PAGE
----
John Gray’s Short Enquiry Into Human Freedom

On 25th of May, the renowned political philosopher John Gray gave a talk about his latest book ‘The Soul of the Marionette: A Short Enquiry into Human Freedom’ encouraging the Bristol audience to see things differently.

In his book, Gray approached the subject of human freedom by exploring ancient and modern civilisations and the history of recurring, and of course, progressive thought. Gray’s starting point comes from the inspiration he drew whilst reading an essay on marionette theatre by an obscure German writer, Heinrich von Kleist, in which this outstanding thinker argued that the puppet might be freer than the human in the graciousness of its movements and lacking consciousness, whereas the human is pulled to the earth by gravity and burdened with self-awareness.

In this ‘bleak, but bracing new book’, quoting the Guardian’s critic John Banville, Gray goes on to explore the major beliefs of the Gnostics and says that his work can be seen as a direct criticism of the Gnostic movement. The top two of the Gnostics’ contentions are that knowledge liberates and that humans are spirits, that is, minds.

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Gray counters the former with a powerful argument that all knowledge is ambiguous, offering the example of modern technology abolishing all privacy. As for the latter, he takes on a rather rationalist position claiming that we are what we are – finite bodies of flesh and bones – and that there’s nothing wrong with embracing this fact.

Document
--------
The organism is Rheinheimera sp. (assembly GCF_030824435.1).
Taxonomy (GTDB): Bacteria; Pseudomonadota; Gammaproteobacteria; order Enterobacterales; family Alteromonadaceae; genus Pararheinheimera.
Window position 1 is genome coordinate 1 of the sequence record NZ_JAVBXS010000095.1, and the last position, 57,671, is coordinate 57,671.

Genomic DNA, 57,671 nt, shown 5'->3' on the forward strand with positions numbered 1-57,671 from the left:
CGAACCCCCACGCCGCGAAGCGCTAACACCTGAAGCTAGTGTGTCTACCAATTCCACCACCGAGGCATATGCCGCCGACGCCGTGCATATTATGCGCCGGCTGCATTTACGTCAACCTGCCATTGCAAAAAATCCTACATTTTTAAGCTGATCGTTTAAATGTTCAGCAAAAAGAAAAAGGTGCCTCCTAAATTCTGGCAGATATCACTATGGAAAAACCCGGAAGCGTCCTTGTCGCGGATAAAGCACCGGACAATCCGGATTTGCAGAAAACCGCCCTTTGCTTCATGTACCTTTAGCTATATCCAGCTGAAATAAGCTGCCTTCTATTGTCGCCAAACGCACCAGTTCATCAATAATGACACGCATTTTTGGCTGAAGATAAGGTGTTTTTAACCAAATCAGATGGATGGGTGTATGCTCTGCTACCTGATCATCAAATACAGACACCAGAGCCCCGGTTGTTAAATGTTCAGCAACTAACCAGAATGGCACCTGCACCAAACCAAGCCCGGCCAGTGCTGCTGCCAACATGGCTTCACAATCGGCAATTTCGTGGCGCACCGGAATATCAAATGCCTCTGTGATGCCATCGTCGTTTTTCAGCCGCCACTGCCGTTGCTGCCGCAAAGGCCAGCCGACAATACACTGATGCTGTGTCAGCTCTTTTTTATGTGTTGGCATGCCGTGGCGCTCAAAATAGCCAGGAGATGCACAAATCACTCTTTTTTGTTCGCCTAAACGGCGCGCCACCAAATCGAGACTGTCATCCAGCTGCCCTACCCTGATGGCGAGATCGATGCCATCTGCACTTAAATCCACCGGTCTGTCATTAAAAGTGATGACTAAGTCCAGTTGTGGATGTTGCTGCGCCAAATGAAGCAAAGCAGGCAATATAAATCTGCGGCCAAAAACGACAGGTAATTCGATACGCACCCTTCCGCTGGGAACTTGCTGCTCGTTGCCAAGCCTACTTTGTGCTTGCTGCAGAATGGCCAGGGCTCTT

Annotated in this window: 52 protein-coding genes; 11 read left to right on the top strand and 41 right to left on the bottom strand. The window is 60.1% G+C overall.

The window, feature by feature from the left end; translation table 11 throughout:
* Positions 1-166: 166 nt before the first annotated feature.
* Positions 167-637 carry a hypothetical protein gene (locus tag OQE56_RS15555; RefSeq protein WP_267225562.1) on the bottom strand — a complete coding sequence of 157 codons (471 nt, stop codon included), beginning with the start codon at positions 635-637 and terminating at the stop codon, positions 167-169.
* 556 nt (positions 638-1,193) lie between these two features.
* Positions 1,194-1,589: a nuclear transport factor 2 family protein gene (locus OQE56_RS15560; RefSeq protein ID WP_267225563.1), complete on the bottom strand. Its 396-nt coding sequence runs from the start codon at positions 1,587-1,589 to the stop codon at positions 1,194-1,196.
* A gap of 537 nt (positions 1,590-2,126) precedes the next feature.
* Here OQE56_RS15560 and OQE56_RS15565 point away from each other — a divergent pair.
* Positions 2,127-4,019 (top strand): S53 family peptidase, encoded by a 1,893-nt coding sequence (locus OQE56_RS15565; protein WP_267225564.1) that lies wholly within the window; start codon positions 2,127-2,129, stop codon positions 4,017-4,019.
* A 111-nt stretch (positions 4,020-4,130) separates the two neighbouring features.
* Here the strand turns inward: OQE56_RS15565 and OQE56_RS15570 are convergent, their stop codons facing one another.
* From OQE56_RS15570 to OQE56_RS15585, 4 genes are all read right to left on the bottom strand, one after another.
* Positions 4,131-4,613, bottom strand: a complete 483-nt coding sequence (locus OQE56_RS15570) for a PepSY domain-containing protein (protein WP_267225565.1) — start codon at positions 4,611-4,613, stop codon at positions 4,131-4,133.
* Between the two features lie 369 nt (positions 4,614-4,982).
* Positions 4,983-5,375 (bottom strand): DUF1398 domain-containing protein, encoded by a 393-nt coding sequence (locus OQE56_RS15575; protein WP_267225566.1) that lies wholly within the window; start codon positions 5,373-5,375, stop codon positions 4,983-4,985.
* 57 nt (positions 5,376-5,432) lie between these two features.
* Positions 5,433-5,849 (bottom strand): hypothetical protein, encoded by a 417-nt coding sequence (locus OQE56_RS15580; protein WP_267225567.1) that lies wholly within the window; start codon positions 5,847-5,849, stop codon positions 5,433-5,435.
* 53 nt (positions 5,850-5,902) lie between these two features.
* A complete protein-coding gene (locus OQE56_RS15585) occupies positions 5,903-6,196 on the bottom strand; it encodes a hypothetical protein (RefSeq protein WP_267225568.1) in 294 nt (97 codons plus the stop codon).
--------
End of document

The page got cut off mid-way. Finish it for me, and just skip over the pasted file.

Full of erudite observations, Gray filled the time elaborating his thoughts by making numerous references to other thinkers and writers – Yuval Harari and Leopardi being just two. However, the most interesting mention was the notion of ‘negative capability’, first explored by the Romantic poet John Keats to describe the artist’s openness to the world opposed to those who seek the categorisation of beauty. This concept is fully embraced in the context of Gray’s describing the ability to rise above the presuppositions and predeterminations of societies, and experiencing the world somewhat liberated of those chains in the attempt to assert your own individuality.

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Seen in this light, the initially pessimistic views take on a different dimension – one of a true individual mind that rejects impositions and embraces the unknown – the scary path to human freedom.

Having a long teaching practice as a Professor of Politics, John Gray charmingly won over the audience in his hearty encouragements to look behind the curtains, to dismiss notions of self-knowledge, and his claims that one can thrive in ignorance and mystery.